Endometriosis is a painful condition in which uterine tissue grows outside the uterus, and the researchers are reporting the possible link with benzophenone (BP)-type ingredients, that they say mimics the effects of the female sex hormone estrogen and increases risk of being diagnosed with endometriosis.
The study, carried out by Kurunthachalam Kannan, research scientist at the New York State Department of Health, and colleagues, was published in the American Chemical Society’s journal Environmental Science & Technology, and is the first to look into this connection.
Kannan and colleagues explain that some sunscreens and other personal care products contain benzophenone (BP)-type ingredients that are very effective in blocking potentially harmful ultraviolet rays from the sun.
The problem lies in the researchers’ claim that small amounts of BPs can pass through the skin and be absorbed into the blood, where they mimic the effects of estrogen.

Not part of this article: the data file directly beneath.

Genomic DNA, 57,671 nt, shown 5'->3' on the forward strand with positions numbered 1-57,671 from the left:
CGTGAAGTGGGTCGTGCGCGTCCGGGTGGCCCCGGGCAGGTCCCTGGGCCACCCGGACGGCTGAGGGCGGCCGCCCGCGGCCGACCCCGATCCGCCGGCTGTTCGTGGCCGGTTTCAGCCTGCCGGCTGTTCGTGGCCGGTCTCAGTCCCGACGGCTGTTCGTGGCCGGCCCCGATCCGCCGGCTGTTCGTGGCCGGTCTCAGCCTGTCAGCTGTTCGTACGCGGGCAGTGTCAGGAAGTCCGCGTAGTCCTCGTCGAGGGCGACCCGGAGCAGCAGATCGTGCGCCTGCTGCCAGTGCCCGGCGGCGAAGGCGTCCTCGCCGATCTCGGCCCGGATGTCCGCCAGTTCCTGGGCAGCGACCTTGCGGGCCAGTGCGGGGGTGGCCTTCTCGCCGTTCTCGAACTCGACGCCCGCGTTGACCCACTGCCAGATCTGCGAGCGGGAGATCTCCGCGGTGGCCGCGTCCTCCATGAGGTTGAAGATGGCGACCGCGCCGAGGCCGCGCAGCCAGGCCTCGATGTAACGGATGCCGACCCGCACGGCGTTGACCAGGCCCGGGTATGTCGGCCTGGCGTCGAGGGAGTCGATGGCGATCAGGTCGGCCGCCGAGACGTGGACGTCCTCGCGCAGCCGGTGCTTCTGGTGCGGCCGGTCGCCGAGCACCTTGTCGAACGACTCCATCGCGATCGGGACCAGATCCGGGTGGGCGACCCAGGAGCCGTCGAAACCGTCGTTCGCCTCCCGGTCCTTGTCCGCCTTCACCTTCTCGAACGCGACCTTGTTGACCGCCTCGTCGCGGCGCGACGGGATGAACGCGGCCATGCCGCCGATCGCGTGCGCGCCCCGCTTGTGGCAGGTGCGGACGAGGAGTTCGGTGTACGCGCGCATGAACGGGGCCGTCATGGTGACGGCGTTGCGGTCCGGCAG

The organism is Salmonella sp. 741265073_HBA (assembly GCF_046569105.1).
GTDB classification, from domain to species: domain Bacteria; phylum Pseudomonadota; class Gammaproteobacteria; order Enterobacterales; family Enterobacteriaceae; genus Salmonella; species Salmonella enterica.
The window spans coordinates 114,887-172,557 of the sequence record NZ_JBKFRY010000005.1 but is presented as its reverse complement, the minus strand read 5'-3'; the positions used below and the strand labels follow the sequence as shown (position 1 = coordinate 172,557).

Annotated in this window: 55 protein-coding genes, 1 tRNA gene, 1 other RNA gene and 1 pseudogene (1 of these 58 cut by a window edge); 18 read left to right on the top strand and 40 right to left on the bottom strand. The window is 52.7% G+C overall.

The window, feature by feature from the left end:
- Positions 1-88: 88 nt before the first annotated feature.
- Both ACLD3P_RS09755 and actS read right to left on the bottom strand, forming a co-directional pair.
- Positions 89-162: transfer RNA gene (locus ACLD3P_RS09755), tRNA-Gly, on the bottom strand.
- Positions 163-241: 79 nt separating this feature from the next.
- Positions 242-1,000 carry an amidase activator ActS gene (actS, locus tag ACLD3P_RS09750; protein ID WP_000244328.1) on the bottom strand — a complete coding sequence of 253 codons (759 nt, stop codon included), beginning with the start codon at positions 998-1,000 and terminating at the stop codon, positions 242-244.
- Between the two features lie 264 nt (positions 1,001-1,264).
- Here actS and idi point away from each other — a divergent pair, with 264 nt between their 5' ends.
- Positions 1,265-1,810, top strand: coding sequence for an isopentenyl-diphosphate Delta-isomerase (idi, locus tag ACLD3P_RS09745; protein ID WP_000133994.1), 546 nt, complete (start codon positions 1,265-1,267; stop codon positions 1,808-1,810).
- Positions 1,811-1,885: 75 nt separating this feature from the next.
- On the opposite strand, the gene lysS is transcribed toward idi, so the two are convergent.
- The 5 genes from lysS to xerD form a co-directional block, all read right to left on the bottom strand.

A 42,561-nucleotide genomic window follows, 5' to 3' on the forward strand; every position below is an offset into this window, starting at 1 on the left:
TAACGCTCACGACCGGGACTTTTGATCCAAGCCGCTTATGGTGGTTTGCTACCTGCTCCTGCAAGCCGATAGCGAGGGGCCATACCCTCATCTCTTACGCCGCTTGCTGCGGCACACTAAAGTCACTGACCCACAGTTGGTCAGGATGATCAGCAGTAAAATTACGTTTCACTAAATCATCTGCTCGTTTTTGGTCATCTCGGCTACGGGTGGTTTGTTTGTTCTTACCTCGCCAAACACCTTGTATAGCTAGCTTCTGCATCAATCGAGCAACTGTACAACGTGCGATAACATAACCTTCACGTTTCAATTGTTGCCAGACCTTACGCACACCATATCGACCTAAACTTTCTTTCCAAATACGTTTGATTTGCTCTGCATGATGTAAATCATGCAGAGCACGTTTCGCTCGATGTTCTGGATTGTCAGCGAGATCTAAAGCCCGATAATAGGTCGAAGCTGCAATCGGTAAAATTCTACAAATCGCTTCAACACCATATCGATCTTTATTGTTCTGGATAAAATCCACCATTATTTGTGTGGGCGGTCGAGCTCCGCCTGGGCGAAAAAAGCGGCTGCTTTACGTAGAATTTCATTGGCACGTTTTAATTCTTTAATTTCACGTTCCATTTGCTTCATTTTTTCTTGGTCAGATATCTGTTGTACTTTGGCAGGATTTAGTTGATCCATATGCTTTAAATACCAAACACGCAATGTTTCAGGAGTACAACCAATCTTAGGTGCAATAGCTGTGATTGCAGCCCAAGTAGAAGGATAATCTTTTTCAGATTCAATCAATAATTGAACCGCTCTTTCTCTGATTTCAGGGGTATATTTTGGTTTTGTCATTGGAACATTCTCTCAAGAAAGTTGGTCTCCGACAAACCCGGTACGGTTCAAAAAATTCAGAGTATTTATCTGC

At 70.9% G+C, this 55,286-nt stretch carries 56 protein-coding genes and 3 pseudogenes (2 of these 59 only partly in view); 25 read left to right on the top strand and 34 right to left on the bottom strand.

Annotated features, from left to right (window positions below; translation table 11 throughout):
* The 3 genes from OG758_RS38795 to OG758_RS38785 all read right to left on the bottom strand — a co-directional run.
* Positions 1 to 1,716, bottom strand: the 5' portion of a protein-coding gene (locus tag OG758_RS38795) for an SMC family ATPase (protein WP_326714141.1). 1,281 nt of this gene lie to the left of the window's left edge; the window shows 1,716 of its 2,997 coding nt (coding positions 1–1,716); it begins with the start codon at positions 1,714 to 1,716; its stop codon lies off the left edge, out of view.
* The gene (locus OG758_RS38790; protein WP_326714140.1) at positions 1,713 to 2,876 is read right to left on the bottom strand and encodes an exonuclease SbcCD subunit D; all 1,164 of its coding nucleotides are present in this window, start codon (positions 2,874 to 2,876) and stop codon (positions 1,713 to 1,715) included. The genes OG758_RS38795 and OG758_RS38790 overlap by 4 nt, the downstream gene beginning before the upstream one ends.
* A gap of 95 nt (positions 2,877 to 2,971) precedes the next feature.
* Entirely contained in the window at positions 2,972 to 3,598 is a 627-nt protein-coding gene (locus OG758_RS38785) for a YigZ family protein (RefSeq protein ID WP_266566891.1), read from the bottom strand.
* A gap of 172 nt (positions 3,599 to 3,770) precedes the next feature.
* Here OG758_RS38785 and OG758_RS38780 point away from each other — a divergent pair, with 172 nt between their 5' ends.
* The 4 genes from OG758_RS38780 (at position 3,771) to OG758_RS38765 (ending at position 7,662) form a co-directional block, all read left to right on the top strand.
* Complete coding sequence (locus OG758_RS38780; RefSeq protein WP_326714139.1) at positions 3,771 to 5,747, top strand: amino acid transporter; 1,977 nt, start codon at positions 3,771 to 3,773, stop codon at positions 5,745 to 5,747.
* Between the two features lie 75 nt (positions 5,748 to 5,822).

Endometriosis, which affects up to 1-in-10 women of reproductive age, needs estrogen to develop. Despite those facts, scientists until now had not checked for a connection between the use of BP sunscreens and the likelihood of being diagnosed with endometriosis.
Increased diagnosis risk
In their study, the scientists analyzed BP levels in the urine of 625 women who underwent surgery for endometriosis.
They found that high levels of one BP called 2,4OH-BP were associated with an increased risk of an endometriosis diagnosis.
Women tended to have higher levels of BPs during the summer months and if they lived in sunny California, further suggesting a link with sunscreens, according to the study.
“Our results invite the speculation that exposure to elevated 2,4OH-BP levels may be associated with endometriosis," say the researchers.